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With the Dow cresting 10,000, the trend to slice executive salaries seems to be waning.
Alix Stuart, CFO.com | US
January 26, 2010
A number of firms that cut executive salaries in 2008 or 2009 are in the process of reinstating them, according to a recent report by Equilar, an executive-compensation research firm.
Equilar followed up with the 40 large companies it had flagged last year as reporting at least one executive salary reduction in the second half of 2008. By the second half of 2009, 10 companies had restored the salaries; one of them, JetBlue Airways, gave CEO David Barger an additional raise. Another 4 companies had partially reinstated executive salaries.
Such cuts "were never a huge trend," with most companies favoring salary freezes instead, says Diane Lerner, senior consultant with Towers Watson's executive-compensation practice. "I certainly wouldn't expect more salary-reduction decisions in 2010," she adds, given the relative health of the stock market compared with last January.
Still, the largest number of companies in Equilar's sample, 14, were maintaining their salary cuts, while 4 companies — AmeriCredit Corp., Monaco Coach Corp., Spansion Inc., and Sunrise Telecom — reported more reductions. At 8 companies, the relevant executive left before any changes occurred.
Although Equilar primarily tracked changes in CEO salary, many pay cuts involved CFO compensation as well. At Western Digital Corp., CFO Timothy Leyden saw his annual salary reduced 25% between January 12 and October 19, when it went back up to $550,000. Terry Frandsen, former CFO of Escalade, left the company within a month of it deciding to reduce his salary by 15%, along with reducing the CEO's and chairman's pay.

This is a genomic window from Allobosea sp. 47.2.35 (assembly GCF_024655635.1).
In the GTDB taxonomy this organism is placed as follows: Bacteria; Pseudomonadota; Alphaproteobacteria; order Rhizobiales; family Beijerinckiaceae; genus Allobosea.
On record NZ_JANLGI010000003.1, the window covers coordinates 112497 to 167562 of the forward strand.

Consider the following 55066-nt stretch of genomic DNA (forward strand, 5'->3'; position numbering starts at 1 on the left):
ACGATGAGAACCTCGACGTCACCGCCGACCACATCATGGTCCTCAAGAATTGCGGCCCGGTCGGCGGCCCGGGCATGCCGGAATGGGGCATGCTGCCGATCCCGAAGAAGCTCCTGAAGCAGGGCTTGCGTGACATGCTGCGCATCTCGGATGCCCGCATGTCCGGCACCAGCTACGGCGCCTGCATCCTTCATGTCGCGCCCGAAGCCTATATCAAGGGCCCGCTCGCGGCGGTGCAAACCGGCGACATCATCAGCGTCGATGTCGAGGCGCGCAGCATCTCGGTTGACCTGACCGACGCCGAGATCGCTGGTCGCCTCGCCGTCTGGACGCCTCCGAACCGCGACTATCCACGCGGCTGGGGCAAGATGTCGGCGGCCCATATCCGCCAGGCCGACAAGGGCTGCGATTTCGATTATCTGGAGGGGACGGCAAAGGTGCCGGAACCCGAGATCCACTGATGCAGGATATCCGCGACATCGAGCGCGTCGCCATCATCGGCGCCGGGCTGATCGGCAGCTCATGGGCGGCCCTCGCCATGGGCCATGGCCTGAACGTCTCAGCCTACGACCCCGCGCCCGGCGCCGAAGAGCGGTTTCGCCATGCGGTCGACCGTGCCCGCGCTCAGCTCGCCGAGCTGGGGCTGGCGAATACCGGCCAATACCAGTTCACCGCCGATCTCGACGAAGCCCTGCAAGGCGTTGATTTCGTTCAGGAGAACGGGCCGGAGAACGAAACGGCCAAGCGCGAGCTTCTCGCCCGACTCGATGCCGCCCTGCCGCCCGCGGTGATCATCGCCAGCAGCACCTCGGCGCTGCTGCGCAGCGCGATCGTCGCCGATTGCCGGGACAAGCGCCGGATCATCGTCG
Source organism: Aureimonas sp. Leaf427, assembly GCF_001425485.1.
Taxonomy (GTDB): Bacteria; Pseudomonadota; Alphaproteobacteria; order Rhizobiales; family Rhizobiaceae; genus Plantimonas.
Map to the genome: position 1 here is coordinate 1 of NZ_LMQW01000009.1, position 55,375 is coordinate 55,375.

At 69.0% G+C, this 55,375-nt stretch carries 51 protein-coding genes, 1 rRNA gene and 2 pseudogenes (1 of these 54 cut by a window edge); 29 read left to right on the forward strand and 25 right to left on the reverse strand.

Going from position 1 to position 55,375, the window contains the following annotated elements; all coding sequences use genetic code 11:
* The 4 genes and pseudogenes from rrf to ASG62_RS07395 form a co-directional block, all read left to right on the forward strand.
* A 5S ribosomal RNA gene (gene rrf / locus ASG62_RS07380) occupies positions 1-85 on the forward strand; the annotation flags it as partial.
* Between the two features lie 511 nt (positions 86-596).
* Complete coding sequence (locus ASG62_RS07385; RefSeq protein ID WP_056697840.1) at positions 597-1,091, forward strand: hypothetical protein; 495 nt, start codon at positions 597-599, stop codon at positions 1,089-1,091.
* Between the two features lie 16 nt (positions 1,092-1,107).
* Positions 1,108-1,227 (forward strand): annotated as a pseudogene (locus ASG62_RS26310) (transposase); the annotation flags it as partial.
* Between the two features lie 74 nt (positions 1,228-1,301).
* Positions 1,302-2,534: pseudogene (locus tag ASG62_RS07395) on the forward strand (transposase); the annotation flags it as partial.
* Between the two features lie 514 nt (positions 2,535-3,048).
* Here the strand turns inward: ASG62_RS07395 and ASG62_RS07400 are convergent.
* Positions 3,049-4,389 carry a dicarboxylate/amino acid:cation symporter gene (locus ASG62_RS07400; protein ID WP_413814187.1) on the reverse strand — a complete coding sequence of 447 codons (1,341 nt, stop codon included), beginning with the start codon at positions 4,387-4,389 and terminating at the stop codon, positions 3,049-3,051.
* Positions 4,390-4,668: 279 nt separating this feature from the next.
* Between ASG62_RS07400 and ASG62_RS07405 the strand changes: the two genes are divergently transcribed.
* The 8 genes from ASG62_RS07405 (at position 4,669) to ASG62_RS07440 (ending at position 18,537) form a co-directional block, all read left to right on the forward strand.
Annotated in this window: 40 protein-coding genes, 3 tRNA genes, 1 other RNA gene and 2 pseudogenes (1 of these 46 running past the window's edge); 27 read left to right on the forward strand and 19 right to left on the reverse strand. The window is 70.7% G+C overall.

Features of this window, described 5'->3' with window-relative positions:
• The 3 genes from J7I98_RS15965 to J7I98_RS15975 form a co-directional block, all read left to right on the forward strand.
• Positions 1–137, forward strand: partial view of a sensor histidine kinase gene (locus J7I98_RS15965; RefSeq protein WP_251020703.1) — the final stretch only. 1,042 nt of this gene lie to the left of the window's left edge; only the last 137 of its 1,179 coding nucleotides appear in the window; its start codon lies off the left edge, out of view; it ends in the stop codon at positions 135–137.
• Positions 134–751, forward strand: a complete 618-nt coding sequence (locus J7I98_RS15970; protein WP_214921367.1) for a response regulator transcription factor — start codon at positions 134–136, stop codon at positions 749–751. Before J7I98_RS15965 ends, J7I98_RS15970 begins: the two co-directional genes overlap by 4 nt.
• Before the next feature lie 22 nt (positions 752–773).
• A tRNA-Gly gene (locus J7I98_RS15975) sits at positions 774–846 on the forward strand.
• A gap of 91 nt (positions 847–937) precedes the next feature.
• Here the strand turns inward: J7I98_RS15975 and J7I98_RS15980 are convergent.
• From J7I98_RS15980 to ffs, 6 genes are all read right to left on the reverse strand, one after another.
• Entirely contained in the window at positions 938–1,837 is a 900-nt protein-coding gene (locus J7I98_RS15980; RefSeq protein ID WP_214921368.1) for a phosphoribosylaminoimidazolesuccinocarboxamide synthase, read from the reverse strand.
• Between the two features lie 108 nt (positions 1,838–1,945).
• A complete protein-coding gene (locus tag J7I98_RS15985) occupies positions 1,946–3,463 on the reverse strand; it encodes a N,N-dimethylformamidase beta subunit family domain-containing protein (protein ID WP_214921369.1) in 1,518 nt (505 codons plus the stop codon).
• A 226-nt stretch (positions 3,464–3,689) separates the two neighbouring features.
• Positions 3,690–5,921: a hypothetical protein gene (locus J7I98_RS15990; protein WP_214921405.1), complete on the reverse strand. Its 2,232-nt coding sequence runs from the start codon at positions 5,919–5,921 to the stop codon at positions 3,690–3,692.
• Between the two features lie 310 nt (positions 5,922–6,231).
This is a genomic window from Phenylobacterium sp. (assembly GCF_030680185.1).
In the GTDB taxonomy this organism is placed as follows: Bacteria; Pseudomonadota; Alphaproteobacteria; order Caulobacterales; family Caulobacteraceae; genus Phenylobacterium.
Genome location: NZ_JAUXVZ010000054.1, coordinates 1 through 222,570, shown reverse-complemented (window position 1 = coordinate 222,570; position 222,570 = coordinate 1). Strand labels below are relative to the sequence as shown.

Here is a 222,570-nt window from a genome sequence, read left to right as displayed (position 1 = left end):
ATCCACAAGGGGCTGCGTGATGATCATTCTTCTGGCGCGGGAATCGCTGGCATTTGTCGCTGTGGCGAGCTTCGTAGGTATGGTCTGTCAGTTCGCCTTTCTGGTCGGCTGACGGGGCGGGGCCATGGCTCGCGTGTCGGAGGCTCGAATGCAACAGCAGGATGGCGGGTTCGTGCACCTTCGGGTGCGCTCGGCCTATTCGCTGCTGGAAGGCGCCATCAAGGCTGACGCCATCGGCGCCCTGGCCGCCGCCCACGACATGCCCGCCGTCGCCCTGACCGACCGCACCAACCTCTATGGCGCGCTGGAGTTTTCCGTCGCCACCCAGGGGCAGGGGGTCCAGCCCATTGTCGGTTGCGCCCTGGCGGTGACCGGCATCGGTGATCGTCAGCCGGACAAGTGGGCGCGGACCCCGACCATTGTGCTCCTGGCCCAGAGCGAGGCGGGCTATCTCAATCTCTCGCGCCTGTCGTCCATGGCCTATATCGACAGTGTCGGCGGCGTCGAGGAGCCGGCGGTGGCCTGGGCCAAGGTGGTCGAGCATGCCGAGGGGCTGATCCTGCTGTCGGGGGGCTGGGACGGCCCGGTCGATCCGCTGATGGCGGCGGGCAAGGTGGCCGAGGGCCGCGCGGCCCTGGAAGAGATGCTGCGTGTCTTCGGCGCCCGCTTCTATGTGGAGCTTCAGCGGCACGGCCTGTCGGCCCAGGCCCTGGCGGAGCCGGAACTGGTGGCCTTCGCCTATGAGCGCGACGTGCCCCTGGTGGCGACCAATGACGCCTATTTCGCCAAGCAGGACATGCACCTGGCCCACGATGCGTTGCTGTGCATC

In general, executive pay cuts have been "modest," in the 5% to 10% range, says Steven van Putten, managing director at Pearl Meyer and Partners. "You're focused on cost control and you're focused on perception," he says. "You want to show executives are sharing in the pain."
A number of companies that announced executive salary reductions in 2009 after the Equilar count have already restored those salaries as well; they include Seabright Insurance Holdings, Volcom, and ArvinMeritor. At ArvinMeritor, in fact, CFO Jeffrey Craig was one of two executives who received an increase on top of the reinstatement in November, from $398,833 last year (including 401(k) contributions) to $478,000 in 2010.
"As economic activity picks up generally, there's concern about retention, irrespective of what's going on in a particular company," notes van Putten.
For the most part, such reinstatements are considered positive economic signs, but there are exceptions. Superior Energy, a specialized oil-field services and equipment provider, reported in December that its CEO and compensation committee decided to discontinue the 10% to 15% salary reductions that top executives, including CFO Robert Taylor, had volunteered for last March. Thanks to big write-downs last year and "market conditions that continue to be challenging," neither cash bonuses nor discretionary bonuses are anywhere in sight, according to Superior's December 16